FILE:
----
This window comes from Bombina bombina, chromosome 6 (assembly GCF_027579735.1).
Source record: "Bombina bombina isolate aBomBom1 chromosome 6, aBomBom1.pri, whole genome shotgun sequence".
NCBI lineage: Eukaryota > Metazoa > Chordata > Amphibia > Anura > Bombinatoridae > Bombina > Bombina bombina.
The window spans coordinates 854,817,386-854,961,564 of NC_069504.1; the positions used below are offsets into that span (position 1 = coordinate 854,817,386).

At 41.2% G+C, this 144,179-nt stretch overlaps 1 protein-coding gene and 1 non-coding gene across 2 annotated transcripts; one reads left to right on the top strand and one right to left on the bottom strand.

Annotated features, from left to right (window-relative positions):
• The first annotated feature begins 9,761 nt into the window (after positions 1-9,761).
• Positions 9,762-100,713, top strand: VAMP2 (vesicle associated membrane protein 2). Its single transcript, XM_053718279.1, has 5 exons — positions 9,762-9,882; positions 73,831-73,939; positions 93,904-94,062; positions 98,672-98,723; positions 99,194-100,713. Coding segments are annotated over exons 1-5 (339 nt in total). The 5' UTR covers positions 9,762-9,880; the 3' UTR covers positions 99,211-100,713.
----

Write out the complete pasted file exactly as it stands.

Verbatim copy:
This window comes from Bombina bombina, chromosome 6 (assembly GCF_027579735.1).
Source record: "Bombina bombina isolate aBomBom1 chromosome 6, aBomBom1.pri, whole genome shotgun sequence".
NCBI lineage: Eukaryota > Metazoa > Chordata > Amphibia > Anura > Bombinatoridae > Bombina > Bombina bombina.
The window spans coordinates 854,817,386-854,961,564 of NC_069504.1; the positions used below are offsets into that span (position 1 = coordinate 854,817,386).

At 41.2% G+C, this 144,179-nt stretch overlaps 1 protein-coding gene and 1 non-coding gene across 2 annotated transcripts; one reads left to right on the top strand and one right to left on the bottom strand.

Annotated features, from left to right (window-relative positions):
• The first annotated feature begins 9,761 nt into the window (after positions 1-9,761).
• Positions 9,762-100,713, top strand: VAMP2 (vesicle associated membrane protein 2). Its single transcript, XM_053718279.1, has 5 exons — positions 9,762-9,882; positions 73,831-73,939; positions 93,904-94,062; positions 98,672-98,723; positions 99,194-100,713. Coding segments are annotated over exons 1-5 (339 nt in total). The 5' UTR covers positions 9,762-9,880; the 3' UTR covers positions 99,211-100,713.